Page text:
I was informed by a very good source {the mother in law!} who was who in the book, are you still in touch with anyone and do they know about the book?

Yes I am and I was so worried about what they would think. ‘Olive’ the mother of ‘Phillip Brown’ is a good friend and we are  still in touch with her and I sent her a letter when I started writing the book, telling her what I was doing and that a character, loosely based on her was in it. I was dreading her response but she loved it, she even turned up at a book reading I was doing in the Wrexham Waterstones and outed herself and her son, giving everyone their real names and telling everyone the name of the village and the local town – all the names that the publisher’s lawyers had advised we leave out! I’m also in touch with ‘Matthew Martin’ – the boy whose nickname was ‘Hippy Dinners,’ and after living in Soho for many years he’s just moved back to North Wales to very near where we all used to live.

Obviously, living in Llandrillo myself, I can relate to the book, but i didn’t expect to get as emotional as I did, when the book ended with you leaving Wales, please tell me you’ve been back since?!

Yes, many times. While my maternal grandparents were still alive we would go and visit them in the Wirral, so we would always drop in to our friends in Corwen and Llandrillo en route. My parents friends who ran the ‘Happy Pear’ health food shop, actually ended up buying our old house, which is so nice, and they still go and stay with them there.

If so, has it changed much?

Really not much at all, I don’t think; do you? The primary school has closed down though, which is so sad,

Did you learn to speak Welsh fluently?  Can you remember any of it?

Semi fluently, I definitely wrote some essays in Welsh and I can remember the odd word and some songs which I love to warble to my kids once in a while just to wind them up.

Got any favourite bits in the book?  Is that also your favourite memory of living in Wales?

I think it would have to be the spud gun incident, but I can say it was my favourite memory as Olive was so furious so it ended up being pretty traumatic.

What’s next?  Are you writing another book?

Hippy Dinners is in the process of being optioned for a television series which is really exciting, so fingers crossed. (My mum says she’d like Scarlett Johansson to play her as she’s not shy of taking her top off ).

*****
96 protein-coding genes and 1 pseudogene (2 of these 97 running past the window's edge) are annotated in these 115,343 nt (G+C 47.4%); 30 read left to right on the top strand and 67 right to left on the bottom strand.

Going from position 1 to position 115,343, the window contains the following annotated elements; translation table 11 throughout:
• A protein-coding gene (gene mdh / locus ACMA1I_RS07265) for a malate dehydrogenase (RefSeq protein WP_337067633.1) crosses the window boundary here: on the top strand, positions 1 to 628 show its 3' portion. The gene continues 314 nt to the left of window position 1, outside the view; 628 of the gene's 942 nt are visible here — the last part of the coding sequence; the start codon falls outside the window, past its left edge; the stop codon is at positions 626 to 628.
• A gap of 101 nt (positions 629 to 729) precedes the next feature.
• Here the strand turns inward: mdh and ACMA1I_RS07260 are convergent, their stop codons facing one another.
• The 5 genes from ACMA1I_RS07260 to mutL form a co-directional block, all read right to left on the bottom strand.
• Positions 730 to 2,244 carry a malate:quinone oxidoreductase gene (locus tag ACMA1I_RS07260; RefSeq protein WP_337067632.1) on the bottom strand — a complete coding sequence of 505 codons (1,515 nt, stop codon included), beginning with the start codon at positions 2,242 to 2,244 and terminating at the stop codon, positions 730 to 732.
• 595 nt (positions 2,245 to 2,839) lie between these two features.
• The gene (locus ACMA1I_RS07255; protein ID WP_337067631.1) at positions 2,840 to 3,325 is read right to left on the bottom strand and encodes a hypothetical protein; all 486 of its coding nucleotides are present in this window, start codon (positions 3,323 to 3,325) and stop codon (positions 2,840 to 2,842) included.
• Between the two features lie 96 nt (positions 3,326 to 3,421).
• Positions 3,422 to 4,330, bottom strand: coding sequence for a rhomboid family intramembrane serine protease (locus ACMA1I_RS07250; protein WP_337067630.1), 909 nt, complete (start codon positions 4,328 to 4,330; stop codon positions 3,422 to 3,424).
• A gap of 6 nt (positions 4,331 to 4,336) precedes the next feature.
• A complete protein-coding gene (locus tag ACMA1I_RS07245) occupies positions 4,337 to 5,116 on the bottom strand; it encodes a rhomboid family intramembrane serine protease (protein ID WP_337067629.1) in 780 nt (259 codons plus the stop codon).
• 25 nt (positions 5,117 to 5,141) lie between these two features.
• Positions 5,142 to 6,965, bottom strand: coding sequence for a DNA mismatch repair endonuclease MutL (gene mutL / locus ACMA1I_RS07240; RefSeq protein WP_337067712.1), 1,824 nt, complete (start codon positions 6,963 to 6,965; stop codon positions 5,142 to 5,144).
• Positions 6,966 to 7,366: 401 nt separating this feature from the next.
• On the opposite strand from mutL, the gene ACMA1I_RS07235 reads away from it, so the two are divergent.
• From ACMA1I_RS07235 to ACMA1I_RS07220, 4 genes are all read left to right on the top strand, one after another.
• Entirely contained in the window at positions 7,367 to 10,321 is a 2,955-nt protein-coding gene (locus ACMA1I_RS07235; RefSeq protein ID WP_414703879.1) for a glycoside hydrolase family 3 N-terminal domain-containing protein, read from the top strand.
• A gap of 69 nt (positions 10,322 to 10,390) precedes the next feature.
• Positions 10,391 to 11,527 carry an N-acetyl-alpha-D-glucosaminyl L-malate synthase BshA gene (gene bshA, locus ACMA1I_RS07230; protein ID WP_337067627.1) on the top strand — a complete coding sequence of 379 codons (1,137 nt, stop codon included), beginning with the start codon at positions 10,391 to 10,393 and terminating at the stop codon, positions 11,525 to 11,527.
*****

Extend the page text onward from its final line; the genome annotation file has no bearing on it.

Yes I am just about coming to the end of the first draft of my next book – fiction this time. Its working title is ‘Fortune,’ and it’s set on the Isles of Scilly, where my sister lived for a few years. It’s told through the eyes of a ten year old girl, who goes to spend the summer there with her mother, after a difficult chapter in their lives. It’s also through diary of a local teenage boy who is a selective mute, and it’s a story about their unlikely friendship. The mother has gone there to escape people, but the irony is that it’s more difficult to avoid people on a small island than it is in a big city, and ultimately humanity will push its way in.

Hippy Dinners was my holiday read this year, what type of books do you like to read on your holiday?  Have you got a favourite book of your own?  and Why?

That’s so nice to hear, thank you! I do love a childhood memoir actually, and so many have really gripped me. David Sedaris writes stories about his childhood that make me howl with laughter – he is a comic genius, and as far as favourite memoirs go I loved Running with Scissors by Augusen Burroughs, and The Glass Castle by Jeanette Walls, both of which are beautiful, funny stories about quirky disfunctional family set ups and told with such humour and warmth.

Get your copy here!

A television series!!  I’ll be watching that, definitely!!  Thanks so much for your time, Abbie! X

13 things from 13 years ago

{oh, that noise?…just my ovaries exploding…}

Sticking with this theme for one more blog post…because well…my blog, my rules…and it’s been a weekend to remember, what with birthdays, weddings and all things great in between.

So, with a certain Robb Lowe turning 13 yesterday {?!?!?}…here’s 13 things I can remember from the day of his birth back on the 23rd August, 2002.

1 :: It all started whilst I was having a paned and some toast with My mam and brother, Dion.  I was convinced I wasn’t in labour…I can remember Dion pacing up and down in the living room…all he needed to do was start rubbing his head and it would have just been like having Dad there.

2 :: After deciding that it was maybe time to phone Paul and make our way to the hospital {bent over the sofa breathing really heavily might have given the game away, Cer?!}, we were ready for the off.  I was just getting into the car when Paul told me to get back out again…so that he could put a bin bag over the car seat…#priorities

3 :: I was told Mam by now was in a right mess…she could be found in a heap on the floor outside the shop crying.  And in good ol’ Jenny Sglods style, telling everyone that passed her, that I was about to have a baby.

4 ::  Paul asking the midwife after she’d just confirmed that I was in labour “Are we ok to head out to grab some lunch first?!”

5 :: Paul patting his pocket where his ‘pro plus’s’ were.

6 :: I’m in full blown labour, contractions are coming thick and fast, the gas and air is being put to good use…and I’M asking Paul if HE is ok?!

7 :: I kicked the midwife…but in my defence, she had just cut me.  Too much information?!

8 :: Three hours after arriving at the hospital, I told Paul I wanted to push.  He replied with “But the midwife said it would be a few hours yet until you’d want to start pushing”...

9 :: …sure enough, a few pushes later, Robb was here.  All 7lbs 15oz of perfection with the most gorgeous ruby red lips.

10 ::  Paul called his Mam and Dad to tell them they were now grandparents and Paul repeating “Hia TAID” down the phone to Gra who just didn’t grasp what Paul was saying for a good few minutes.

11 :: Our parents decided seeing as they hadn’t heard anything they were going to go for a spin to Wrexham Hospital to see how I was getting on, and as Robb was here by the time they arrived, they got to meet him right afterwards in the Delivery Room.  I love how later on they all went for a Fish and Chips celebratory dinner together!  Never brought me any back though!